Does money laundering make dirty money clean?
Money laundering occurs when money earned through illegal activities is put through a series of activities to hide its source of origin. For example, if a Florida drug dealer earns thousands in the sale of illicit drugs, he will not deposit that large amount of money in the bank at one time. If he did, he could potentially draw unwanted attention to himself and his account. Instead, he will deposit small amounts over time, or in different banks altogether.
How does it work
Laundered money makes dirty money appear clean by employing different means to keep the original source a secret. Those who practice this activity will sometimes smuggle the cash into other countries to evade stricter laws and prosecution in his own country. Criminals, including white-collar ones, often launder dirty money using three steps. They are placement, layering and integration.
Placement occurs when dirty money is surreptitiously deposited in a financial institution or used to fund a business enterprise. The next step, layering, involves using deceptive accounting techniques to shield the illegal origin of the money. After these two steps, the money is supposedly clean and can be withdrawn and integrated in society without detection.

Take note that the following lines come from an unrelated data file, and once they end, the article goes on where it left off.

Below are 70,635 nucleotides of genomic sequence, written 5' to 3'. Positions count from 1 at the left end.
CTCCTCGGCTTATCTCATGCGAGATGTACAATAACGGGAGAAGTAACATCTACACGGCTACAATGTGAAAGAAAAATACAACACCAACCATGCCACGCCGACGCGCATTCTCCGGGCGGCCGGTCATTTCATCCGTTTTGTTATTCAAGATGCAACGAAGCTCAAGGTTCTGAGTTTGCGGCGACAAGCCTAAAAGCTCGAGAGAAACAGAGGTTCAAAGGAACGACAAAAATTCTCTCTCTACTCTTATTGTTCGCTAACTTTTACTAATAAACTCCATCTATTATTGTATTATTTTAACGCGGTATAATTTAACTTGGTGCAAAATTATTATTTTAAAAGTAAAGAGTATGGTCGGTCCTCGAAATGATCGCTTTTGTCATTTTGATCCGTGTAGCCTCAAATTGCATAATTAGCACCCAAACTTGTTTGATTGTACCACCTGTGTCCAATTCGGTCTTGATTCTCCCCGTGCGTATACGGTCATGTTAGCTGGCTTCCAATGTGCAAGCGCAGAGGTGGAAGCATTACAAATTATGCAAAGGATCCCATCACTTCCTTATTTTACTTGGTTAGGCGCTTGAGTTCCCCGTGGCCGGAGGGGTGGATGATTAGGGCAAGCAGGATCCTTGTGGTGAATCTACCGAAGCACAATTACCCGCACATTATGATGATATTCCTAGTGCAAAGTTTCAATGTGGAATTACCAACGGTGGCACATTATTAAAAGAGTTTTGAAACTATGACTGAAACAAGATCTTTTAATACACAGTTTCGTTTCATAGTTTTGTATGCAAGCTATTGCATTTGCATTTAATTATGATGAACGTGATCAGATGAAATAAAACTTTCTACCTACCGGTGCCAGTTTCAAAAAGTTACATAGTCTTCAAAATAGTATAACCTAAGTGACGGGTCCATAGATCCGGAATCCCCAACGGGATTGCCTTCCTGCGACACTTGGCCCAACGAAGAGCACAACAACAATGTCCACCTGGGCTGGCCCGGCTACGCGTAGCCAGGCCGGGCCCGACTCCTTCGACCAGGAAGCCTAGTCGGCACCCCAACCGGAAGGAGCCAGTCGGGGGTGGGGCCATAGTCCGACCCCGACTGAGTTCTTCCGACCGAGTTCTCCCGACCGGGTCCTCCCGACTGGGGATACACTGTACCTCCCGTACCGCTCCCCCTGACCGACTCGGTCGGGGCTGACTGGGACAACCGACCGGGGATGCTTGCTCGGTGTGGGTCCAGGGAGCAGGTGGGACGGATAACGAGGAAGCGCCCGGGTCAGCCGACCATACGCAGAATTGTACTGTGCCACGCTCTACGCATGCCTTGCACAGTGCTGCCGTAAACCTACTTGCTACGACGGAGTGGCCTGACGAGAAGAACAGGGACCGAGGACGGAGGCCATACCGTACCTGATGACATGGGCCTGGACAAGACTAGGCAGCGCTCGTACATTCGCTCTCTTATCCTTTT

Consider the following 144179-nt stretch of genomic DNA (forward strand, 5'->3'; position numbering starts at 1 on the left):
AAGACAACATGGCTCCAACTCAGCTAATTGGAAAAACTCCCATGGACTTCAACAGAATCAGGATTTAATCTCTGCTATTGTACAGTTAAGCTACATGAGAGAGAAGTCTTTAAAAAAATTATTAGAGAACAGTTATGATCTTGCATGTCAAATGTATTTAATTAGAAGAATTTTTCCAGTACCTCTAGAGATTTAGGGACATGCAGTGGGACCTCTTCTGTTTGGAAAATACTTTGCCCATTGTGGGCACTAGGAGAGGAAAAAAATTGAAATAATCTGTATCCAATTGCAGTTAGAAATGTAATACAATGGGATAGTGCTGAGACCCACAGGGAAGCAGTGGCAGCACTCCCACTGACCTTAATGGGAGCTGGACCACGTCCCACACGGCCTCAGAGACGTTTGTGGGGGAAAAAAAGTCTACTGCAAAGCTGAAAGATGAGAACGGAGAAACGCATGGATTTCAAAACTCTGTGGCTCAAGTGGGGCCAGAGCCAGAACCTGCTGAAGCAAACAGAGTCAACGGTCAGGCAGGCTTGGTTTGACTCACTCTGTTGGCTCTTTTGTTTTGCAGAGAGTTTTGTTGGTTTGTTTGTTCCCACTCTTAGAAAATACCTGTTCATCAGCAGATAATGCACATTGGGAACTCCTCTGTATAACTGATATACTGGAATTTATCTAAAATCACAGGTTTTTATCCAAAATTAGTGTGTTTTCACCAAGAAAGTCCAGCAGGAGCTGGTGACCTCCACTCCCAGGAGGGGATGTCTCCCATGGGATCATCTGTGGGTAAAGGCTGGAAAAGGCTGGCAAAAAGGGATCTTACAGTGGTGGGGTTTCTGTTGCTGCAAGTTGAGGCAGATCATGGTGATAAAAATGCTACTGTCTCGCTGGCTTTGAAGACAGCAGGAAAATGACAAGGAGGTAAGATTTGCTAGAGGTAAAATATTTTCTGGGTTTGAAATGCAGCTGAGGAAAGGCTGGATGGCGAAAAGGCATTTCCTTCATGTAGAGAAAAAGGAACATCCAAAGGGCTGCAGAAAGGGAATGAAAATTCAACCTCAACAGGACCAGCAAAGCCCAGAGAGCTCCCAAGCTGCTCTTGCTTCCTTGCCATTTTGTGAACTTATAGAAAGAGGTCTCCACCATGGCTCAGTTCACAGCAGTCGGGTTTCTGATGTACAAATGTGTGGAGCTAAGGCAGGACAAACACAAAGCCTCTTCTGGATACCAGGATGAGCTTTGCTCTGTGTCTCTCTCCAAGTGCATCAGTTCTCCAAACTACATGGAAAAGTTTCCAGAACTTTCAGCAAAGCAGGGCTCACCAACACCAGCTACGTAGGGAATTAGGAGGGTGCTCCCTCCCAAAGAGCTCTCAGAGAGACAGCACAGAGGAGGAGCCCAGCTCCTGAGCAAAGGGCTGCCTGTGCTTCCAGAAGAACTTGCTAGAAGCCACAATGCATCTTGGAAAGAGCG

This clandestine way to mix legitimate funds with those resulting from criminal activity is called “padding.” So, if criminals have a clothing store, for example, they can add illegal funds with those of the day’s sales. Thus, they pad dirty money with profits from their sales in the clothing store. In fact, the clothing store could be a “front” or a business set up to hide dirty money. Once the two sources of income have been successfully mingled, it is not easy to tell which funds came from which source.
No sign of slowing down
World governments have ramped up efforts to catch these criminals and stop money laundering. Yet, the estimated $2 trillion in business transactions proves that money laundering is very much alive and well.